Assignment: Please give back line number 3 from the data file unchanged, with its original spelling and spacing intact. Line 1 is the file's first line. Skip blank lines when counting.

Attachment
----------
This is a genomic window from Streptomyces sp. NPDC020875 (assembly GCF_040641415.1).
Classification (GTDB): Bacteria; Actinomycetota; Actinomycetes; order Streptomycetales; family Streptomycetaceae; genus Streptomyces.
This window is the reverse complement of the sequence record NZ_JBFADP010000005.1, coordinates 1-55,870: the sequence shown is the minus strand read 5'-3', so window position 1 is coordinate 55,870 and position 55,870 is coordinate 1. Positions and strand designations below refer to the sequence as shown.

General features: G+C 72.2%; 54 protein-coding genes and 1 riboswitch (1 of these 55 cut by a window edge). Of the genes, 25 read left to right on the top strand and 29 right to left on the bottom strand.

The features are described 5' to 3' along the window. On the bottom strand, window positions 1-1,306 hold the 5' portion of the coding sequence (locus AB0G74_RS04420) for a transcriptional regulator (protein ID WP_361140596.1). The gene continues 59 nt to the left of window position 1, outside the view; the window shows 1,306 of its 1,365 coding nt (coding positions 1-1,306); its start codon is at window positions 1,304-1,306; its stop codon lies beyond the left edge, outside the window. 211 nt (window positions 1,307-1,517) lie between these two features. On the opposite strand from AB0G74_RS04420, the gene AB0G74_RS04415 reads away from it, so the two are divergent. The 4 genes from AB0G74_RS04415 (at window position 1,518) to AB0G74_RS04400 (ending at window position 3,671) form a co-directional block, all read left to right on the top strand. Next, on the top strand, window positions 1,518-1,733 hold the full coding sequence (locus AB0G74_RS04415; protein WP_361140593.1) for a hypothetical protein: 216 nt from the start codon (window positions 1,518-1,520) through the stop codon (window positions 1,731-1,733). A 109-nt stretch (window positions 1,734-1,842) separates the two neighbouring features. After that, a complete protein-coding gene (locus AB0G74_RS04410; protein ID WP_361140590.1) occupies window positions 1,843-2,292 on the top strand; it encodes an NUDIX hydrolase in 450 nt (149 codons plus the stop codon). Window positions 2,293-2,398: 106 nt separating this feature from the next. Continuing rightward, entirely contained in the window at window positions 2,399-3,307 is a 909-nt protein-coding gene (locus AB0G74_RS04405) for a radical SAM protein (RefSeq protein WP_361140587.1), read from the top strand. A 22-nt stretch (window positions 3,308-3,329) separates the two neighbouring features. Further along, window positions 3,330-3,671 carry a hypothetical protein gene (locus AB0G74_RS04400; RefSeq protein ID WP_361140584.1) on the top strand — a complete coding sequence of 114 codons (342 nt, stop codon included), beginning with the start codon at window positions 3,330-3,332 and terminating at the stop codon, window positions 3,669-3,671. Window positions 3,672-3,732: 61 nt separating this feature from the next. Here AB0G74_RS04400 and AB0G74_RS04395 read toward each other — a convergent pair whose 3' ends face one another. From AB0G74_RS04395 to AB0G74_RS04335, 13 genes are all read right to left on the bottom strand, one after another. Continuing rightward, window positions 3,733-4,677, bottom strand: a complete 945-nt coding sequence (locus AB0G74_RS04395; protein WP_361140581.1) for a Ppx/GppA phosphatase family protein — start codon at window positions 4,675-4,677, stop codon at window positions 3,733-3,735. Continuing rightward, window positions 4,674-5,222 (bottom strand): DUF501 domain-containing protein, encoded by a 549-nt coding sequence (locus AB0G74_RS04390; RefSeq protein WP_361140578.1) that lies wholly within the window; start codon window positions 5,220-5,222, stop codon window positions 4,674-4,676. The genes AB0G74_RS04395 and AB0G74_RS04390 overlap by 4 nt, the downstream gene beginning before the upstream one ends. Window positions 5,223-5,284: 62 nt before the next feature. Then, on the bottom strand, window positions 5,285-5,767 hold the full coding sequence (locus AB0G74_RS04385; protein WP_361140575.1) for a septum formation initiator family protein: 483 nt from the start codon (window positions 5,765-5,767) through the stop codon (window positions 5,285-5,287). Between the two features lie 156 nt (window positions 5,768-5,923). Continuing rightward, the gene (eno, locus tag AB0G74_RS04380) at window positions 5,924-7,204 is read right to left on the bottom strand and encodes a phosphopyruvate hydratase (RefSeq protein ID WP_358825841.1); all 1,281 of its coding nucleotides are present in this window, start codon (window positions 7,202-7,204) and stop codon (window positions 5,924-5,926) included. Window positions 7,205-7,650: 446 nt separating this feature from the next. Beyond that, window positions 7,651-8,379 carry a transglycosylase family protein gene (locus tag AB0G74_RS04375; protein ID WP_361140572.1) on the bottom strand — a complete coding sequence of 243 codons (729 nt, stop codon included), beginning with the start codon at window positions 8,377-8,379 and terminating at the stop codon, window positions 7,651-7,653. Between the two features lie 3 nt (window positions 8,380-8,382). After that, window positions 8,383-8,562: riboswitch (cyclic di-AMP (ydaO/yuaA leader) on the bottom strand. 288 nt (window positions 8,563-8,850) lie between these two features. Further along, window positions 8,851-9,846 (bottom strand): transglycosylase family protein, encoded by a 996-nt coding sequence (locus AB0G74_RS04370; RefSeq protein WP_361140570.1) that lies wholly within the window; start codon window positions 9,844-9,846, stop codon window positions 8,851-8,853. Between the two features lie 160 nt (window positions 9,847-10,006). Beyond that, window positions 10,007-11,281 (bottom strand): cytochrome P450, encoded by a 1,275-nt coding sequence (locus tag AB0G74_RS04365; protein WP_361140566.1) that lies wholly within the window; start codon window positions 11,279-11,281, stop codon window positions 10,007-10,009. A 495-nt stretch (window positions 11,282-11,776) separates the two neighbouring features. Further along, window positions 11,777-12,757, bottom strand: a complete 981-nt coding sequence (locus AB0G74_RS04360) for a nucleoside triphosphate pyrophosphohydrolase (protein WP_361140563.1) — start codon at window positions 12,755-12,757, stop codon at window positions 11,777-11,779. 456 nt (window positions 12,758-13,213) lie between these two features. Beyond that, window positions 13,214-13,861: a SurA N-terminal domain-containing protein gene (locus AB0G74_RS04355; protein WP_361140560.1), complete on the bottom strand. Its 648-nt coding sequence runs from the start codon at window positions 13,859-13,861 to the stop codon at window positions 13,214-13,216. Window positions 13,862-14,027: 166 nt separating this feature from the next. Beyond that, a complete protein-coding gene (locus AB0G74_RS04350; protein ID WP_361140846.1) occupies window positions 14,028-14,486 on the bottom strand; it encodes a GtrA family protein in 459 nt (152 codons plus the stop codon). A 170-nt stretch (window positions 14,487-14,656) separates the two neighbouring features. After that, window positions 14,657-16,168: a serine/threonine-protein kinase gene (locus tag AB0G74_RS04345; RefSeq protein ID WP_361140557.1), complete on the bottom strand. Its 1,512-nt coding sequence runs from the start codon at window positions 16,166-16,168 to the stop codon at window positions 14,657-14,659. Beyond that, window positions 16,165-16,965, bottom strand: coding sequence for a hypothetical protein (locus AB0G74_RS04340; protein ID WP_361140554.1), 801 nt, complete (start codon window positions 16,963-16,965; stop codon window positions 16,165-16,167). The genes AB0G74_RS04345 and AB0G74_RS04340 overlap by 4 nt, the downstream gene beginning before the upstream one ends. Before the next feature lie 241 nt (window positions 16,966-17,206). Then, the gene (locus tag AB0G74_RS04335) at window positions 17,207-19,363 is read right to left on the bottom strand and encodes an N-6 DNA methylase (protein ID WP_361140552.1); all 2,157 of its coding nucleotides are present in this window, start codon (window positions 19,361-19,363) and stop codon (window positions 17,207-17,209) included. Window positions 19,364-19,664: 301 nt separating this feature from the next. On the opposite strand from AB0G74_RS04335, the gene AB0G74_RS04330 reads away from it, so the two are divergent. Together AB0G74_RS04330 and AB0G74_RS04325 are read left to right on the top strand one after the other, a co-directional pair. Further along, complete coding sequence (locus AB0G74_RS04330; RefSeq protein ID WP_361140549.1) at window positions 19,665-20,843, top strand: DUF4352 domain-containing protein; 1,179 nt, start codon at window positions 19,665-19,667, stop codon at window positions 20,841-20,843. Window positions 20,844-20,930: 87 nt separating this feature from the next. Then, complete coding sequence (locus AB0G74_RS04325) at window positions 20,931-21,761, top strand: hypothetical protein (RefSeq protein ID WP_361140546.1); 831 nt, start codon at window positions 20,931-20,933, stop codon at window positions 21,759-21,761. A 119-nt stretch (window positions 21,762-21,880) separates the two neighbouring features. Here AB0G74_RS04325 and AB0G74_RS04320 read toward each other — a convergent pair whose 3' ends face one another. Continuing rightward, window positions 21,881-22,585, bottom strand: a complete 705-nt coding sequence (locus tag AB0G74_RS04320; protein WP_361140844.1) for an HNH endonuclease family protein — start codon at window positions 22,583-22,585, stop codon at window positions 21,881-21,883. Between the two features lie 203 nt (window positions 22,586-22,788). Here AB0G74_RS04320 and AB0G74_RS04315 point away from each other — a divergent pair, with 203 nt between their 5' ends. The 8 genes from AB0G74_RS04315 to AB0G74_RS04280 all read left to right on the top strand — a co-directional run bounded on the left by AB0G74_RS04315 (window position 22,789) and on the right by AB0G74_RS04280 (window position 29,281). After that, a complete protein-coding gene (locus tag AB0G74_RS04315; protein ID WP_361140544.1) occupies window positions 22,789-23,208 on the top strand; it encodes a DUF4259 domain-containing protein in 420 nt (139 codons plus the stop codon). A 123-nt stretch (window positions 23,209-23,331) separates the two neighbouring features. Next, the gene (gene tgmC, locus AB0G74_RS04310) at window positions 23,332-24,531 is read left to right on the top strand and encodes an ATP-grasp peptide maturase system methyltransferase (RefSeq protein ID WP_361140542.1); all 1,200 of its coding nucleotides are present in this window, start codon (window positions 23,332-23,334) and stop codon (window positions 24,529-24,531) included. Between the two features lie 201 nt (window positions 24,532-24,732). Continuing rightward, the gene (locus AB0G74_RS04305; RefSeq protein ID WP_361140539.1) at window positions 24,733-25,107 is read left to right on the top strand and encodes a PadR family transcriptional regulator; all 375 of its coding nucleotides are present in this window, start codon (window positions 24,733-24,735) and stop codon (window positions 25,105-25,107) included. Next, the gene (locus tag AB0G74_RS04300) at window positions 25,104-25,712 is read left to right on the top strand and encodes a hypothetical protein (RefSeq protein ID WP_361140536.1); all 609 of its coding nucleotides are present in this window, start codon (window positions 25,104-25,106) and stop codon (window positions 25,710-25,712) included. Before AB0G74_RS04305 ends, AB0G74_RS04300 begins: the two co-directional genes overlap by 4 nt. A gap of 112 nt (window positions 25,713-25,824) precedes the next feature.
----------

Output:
This window is the reverse complement of the sequence record NZ_JBFADP010000005.1, coordinates 1-55,870: the sequence shown is the minus strand read 5'-3', so window position 1 is coordinate 55,870 and position 55,870 is coordinate 1. Positions and strand designations below refer to the sequence as shown.